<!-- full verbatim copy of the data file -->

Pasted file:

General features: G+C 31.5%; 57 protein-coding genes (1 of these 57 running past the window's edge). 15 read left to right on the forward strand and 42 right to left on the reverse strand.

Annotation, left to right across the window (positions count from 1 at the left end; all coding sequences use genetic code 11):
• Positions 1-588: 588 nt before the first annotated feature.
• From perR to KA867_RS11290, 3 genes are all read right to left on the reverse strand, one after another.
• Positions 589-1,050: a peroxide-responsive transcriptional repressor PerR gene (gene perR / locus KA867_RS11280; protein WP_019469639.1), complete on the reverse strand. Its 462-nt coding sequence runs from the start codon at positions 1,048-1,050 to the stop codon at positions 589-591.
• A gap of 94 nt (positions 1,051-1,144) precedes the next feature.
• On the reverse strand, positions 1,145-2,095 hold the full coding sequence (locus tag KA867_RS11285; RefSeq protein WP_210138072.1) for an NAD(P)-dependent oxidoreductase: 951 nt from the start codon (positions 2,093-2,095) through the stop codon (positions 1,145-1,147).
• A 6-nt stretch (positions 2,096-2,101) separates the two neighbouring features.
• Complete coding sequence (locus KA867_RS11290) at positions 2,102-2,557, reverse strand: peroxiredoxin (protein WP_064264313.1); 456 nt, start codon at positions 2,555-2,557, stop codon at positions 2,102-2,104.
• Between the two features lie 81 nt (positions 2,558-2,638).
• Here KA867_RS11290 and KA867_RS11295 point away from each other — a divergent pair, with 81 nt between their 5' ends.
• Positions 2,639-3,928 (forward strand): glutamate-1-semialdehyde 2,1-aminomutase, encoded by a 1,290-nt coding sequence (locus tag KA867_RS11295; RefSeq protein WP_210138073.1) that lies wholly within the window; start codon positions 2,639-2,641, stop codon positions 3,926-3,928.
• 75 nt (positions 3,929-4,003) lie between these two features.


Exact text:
General features: G+C 31.5%; 57 protein-coding genes (1 of these 57 running past the window's edge). 15 read left to right on the forward strand and 42 right to left on the reverse strand.

Annotation, left to right across the window (positions count from 1 at the left end; all coding sequences use genetic code 11):
• Positions 1-588: 588 nt before the first annotated feature.
• From perR to KA867_RS11290, 3 genes are all read right to left on the reverse strand, one after another.
• Positions 589-1,050: a peroxide-responsive transcriptional repressor PerR gene (gene perR / locus KA867_RS11280; protein WP_019469639.1), complete on the reverse strand. Its 462-nt coding sequence runs from the start codon at positions 1,048-1,050 to the stop codon at positions 589-591.
• A gap of 94 nt (positions 1,051-1,144) precedes the next feature.
• On the reverse strand, positions 1,145-2,095 hold the full coding sequence (locus tag KA867_RS11285; RefSeq protein WP_210138072.1) for an NAD(P)-dependent oxidoreductase: 951 nt from the start codon (positions 2,093-2,095) through the stop codon (positions 1,145-1,147).
• A 6-nt stretch (positions 2,096-2,101) separates the two neighbouring features.
• Complete coding sequence (locus KA867_RS11290) at positions 2,102-2,557, reverse strand: peroxiredoxin (protein WP_064264313.1); 456 nt, start codon at positions 2,555-2,557, stop codon at positions 2,102-2,104.
• Between the two features lie 81 nt (positions 2,558-2,638).
• Here KA867_RS11290 and KA867_RS11295 point away from each other — a divergent pair, with 81 nt between their 5' ends.
• Positions 2,639-3,928 (forward strand): glutamate-1-semialdehyde 2,1-aminomutase, encoded by a 1,290-nt coding sequence (locus tag KA867_RS11295; RefSeq protein WP_210138073.1) that lies wholly within the window; start codon positions 2,639-2,641, stop codon positions 3,926-3,928.
• 75 nt (positions 3,929-4,003) lie between these two features.